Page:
SUBSCRIBE TODAY Smiley face  Get updates via email! 

We Are Flying Solo

February 21, 2011

Butt Velcro

First off, happy 15th birthday, Mr. Shiny McJumpy Pants!

Rehab is boring.  But the slowness of it forces you to work on things you might otherwise pass over.  Since Solo has the energy level of a dead sloth right now (low red blood cell levels, etc.), I can't exactly practice much high energy stuff.  I decided, why not hop on bareback and practice walking on the bit at a speed somewhat faster than a death march (always a weak spot).

We wove in alternating curves around our dressage arena cones; left bend, right bend, left shoulder popping, now!....right bend, left bend....stay on that outside rein!...right bend.  We marched straight  approximately down centerline and bent around a 20 meter circle, all at a walk I tried to maintain without nagging, focusing on a steady, supple contact.  If Solo started to lock that left side of his jaw, I just massaged it with the bit on that side until he let go again.

Stretch break!

Then I couldn't resist a single lap of canter on each lead. The arena is not huge and I wasn't going to make him be round, just to stay balanced and rhythmic. Having just gone to Mr. Physical Therapist today too, I wanted to experiment a little with my seat; my constant problem is that I am unable to unlock my lower back and hips. They are generally tight and sore, so I cannot simply "relax and swing" with the horse as one is directed to do. But things have been improving, so I gave it a go.

Once we picked up the canter, I imagined that there was velcro between my butt and the saddle: the hooky side was on my butt and the soft side (you know what I mean) was on the saddle. My goal was to keep them stuck together without rubbing or moving, they just had to stay stuck. Above all, I didn't want to mentally "hear" that scritching sound you get when you rub velcro sides together. I imagined PLANTING my half of the velcro onto the saddle's half and smooshing it there.

Crazy? Possibly.

Successful? Yes! It did help a lot. I suddenly could feel and realize how much motion there must be in the lower back and pelvis to swing with the canter. And it's a LOT of motion! But my velcro did not scritch and slide all over the place very much, although I didn't have eyes on the ground to confirm this. 

I have obviously invented some priceless horsemanship secret and will now become a millionaire! HA! But it may be worth giving a try, it just seemed to help my body make sense of what I was asking it better than me screaming at my ass, "Stay put, you sorry bastard!" Does it help you? Do you have another image that works for you? Do share!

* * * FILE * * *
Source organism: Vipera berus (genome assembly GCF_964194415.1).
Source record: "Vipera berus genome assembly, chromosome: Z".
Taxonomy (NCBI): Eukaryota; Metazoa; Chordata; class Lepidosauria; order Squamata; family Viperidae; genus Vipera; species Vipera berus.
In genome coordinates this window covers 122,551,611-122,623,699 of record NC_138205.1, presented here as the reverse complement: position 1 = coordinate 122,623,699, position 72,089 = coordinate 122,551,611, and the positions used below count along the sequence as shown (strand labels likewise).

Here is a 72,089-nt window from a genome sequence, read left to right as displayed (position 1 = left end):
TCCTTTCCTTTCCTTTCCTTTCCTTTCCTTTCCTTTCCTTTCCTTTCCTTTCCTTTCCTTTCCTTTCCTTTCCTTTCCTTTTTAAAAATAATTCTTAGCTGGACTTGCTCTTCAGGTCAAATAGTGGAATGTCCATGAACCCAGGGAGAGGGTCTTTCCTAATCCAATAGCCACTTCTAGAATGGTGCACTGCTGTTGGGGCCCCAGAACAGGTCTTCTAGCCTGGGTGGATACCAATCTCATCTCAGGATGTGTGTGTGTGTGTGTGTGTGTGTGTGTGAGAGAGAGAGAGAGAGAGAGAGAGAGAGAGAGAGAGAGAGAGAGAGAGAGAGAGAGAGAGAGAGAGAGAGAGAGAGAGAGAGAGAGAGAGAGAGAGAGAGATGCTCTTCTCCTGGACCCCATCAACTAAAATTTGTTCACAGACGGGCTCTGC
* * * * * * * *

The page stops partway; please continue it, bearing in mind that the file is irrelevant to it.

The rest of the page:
1. Lol, there was a girl at one of my old barns named Valerie, and I called her Valcro because that girl had some seriously good butt velcro! Sounds like yours is developing nicely as well.

    The worst (for me, at least) is the downward transition from canter to trot/walk when you're bareback. Those few steps of quick trot just KILL me!

    Oh well, I won't be riding Certs bareback any time soon, as that horse's trot is so jarring that my molars rattle around when I'm sitting his trot (or attempting to). Even with a saddle, the next day my inner thighs are screaming for mercy.

  2. I hear you on the downward transition. I lean wayyyyyyy back and sit down as hard as I can and Solo usually drops to walk pretty quickly. But dang, there's always one bounce that gets you.

  3. lmbo at Mr. Shiney McJumpy pants! Happy Birthday Solo!

  4. That's a really good image! Thanks. I have trouble keeping my butt in the right place - I have a long, weak torso and tend to lean far forward onto my arms instead of relying on my seat ... I'm so trying this tomorrow.

  5. Happy Birthday Solo!!

    I tell my students to think that they are sitting on super glue or other sticky things. This results in me jumping around the arena yelling "think sticky thoughts!!!!"..... maybe there is a reason all the kids think I'm strange.

  6. Great riding image! This is my first time reading your blog, but I have always noticed and liked your bird icon.

    If you really feel that you just cannot release your lower back or hips, then your pelvis is not in neutral. At a walk, try resting your thighs up on the saddle flaps and gently draw your belly button in towards your spine. You should be able to feel with a free hand that your lower back is flatter and softer. And your pelvis should be very close to neutral!

    Now the trick is to try and keep that softness as you lower your legs back to the stirrups. This is arguably more difficult in a jumping saddle than bareback, since the cut of the saddle naturally inclines your pelvis forward for jumping. Have fun!

    ("Valcro"...I like it!)

  7. Amy -- thanks!

    mhl, let me know how it goes!

    molly, that mental image is priceless.

    Thanks, Val! I wish my muscle tension would allow me to do that.

  8. Here I was thinking you just adhesived (is that a word?) velcro to your butt and his back...

    Oh well. I'll try your way this afternoon.

  9. SB, if the back gives out, that's the next step.

  10. Great visual aid! Totally helps doesn't it? Where did u get that cute horse bday image..I luv it!

  11. Kristin, I don't know the source of the picture, it came up in Google and I liked the artwork!

  12. Ahhh - the artificial/visual aid of velcro it!!